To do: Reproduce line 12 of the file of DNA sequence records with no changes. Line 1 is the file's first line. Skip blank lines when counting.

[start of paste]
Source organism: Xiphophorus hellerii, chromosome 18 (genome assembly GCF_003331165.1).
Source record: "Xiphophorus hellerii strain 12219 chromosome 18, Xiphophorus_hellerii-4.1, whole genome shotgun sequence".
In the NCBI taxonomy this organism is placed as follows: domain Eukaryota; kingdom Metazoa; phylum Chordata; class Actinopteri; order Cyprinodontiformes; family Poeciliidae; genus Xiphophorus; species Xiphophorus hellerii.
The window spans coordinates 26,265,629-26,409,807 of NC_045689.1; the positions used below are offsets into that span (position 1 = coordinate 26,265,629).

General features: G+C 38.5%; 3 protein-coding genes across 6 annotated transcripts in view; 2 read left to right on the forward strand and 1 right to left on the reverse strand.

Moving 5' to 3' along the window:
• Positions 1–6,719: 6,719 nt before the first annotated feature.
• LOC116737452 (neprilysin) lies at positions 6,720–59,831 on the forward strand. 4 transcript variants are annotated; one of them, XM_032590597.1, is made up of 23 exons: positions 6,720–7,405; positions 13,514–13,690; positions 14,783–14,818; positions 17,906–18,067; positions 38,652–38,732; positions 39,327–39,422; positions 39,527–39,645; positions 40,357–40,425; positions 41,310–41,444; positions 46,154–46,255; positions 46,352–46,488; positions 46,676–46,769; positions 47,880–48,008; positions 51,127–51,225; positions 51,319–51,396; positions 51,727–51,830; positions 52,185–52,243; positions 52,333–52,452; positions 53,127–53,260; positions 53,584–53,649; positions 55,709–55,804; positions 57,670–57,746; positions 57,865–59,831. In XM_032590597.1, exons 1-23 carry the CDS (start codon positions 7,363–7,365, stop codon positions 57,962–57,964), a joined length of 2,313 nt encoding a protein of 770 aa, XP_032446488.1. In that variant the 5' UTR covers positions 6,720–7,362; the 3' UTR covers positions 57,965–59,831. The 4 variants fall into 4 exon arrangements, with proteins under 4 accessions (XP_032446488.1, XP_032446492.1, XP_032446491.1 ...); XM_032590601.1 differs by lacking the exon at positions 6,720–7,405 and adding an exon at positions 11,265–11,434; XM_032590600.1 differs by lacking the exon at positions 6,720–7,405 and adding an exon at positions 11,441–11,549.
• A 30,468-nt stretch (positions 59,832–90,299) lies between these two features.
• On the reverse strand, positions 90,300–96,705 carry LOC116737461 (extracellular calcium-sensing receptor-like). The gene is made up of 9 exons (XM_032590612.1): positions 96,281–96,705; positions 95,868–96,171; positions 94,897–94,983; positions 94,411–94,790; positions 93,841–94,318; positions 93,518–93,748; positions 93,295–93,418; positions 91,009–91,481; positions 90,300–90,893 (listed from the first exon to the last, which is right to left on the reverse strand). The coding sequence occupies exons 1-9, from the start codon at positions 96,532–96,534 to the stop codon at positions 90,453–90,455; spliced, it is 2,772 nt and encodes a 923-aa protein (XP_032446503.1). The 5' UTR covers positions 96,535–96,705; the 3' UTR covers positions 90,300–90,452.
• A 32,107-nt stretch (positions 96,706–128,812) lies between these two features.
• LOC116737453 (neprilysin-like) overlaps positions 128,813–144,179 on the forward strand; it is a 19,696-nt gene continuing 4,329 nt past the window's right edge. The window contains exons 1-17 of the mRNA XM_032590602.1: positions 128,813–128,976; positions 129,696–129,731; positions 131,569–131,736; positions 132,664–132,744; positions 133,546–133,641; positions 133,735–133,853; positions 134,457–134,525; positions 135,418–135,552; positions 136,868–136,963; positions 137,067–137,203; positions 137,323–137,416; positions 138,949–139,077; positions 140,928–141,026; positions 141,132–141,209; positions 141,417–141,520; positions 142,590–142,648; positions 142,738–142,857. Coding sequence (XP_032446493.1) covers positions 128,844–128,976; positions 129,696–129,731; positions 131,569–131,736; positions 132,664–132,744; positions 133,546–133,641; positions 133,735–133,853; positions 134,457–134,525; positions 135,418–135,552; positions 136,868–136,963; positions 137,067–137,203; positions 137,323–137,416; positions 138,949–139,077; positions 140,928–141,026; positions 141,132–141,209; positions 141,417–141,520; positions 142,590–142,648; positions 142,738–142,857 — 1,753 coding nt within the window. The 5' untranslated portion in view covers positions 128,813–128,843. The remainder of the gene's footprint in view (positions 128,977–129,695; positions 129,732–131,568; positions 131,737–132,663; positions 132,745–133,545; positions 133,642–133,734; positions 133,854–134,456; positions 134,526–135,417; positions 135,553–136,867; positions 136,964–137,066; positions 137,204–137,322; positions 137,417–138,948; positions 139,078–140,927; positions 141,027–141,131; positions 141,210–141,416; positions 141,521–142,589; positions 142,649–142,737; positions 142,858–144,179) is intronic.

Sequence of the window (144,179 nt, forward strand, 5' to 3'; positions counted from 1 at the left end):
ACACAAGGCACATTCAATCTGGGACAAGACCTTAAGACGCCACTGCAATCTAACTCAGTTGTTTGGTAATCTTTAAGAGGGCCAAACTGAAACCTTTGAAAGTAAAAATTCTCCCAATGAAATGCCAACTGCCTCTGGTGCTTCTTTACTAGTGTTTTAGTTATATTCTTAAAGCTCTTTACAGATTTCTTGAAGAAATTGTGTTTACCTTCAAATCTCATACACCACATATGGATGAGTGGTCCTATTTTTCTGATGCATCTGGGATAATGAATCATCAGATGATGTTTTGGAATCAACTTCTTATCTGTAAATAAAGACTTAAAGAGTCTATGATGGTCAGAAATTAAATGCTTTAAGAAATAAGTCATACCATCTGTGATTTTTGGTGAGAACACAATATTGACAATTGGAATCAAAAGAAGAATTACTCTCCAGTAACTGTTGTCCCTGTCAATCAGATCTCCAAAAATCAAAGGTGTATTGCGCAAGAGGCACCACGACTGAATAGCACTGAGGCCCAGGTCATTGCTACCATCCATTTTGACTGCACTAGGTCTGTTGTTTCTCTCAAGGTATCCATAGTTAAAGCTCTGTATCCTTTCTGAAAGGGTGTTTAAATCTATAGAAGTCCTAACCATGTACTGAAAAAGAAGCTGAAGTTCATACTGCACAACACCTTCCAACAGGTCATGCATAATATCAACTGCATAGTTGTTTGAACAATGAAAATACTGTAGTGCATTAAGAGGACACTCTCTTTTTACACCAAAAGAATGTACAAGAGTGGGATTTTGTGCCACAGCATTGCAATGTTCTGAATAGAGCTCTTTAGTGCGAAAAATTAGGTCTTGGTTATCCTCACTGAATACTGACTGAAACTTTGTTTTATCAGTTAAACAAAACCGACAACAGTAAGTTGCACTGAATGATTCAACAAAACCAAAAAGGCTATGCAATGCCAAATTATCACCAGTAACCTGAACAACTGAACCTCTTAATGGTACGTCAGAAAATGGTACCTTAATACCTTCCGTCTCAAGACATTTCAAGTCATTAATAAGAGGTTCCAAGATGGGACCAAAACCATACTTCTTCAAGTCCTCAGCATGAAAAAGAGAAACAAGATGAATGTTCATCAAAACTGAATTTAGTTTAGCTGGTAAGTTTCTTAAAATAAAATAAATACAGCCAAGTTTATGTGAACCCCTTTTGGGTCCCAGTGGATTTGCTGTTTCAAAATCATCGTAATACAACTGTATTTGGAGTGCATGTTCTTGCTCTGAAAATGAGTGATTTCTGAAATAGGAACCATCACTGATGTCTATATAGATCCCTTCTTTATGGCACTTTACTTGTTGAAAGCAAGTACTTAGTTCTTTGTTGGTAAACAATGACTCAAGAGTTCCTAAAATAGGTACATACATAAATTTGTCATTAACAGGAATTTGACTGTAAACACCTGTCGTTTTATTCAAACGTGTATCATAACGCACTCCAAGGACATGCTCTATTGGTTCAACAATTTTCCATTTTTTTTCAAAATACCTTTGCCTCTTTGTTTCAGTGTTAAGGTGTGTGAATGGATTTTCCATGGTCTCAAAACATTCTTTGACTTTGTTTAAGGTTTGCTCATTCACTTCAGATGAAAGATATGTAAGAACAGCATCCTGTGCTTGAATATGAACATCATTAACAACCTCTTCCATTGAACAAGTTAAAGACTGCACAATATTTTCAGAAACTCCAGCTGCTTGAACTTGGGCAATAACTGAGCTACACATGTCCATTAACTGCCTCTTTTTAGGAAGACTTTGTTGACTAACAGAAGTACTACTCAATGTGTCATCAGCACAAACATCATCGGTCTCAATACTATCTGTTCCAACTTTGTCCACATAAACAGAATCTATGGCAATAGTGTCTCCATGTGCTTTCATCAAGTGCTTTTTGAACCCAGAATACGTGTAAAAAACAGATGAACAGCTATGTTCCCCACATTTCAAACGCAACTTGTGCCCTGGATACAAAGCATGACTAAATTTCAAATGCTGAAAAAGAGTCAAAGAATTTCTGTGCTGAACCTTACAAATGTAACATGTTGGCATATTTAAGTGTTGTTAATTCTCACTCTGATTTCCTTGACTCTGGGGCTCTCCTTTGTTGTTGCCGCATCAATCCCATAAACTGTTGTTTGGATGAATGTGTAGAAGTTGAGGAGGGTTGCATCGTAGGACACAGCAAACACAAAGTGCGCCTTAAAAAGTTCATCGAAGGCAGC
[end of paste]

• LOC116737453 (neprilysin-like) overlaps positions 128,813–144,179 on the forward strand; it is a 19,696-nt gene continuing 4,329 nt past the window's right edge. The window contains exons 1-17 of the mRNA XM_032590602.1: positions 128,813–128,976; positions 129,696–129,731; positions 131,569–131,736; positions 132,664–132,744; positions 133,546–133,641; positions 133,735–133,853; positions 134,457–134,525; positions 135,418–135,552; positions 136,868–136,963; positions 137,067–137,203; positions 137,323–137,416; positions 138,949–139,077; positions 140,928–141,026; positions 141,132–141,209; positions 141,417–141,520; positions 142,590–142,648; positions 142,738–142,857. Coding sequence (XP_032446493.1) covers positions 128,844–128,976; positions 129,696–129,731; positions 131,569–131,736; positions 132,664–132,744; positions 133,546–133,641; positions 133,735–133,853; positions 134,457–134,525; positions 135,418–135,552; positions 136,868–136,963; positions 137,067–137,203; positions 137,323–137,416; positions 138,949–139,077; positions 140,928–141,026; positions 141,132–141,209; positions 141,417–141,520; positions 142,590–142,648; positions 142,738–142,857 — 1,753 coding nt within the window. The 5' untranslated portion in view covers positions 128,813–128,843. The remainder of the gene's footprint in view (positions 128,977–129,695; positions 129,732–131,568; positions 131,737–132,663; positions 132,745–133,545; positions 133,642–133,734; positions 133,854–134,456; positions 134,526–135,417; positions 135,553–136,867; positions 136,964–137,066; positions 137,204–137,322; positions 137,417–138,948; positions 139,078–140,927; positions 141,027–141,131; positions 141,210–141,416; positions 141,521–142,589; positions 142,649–142,737; positions 142,858–144,179) is intronic.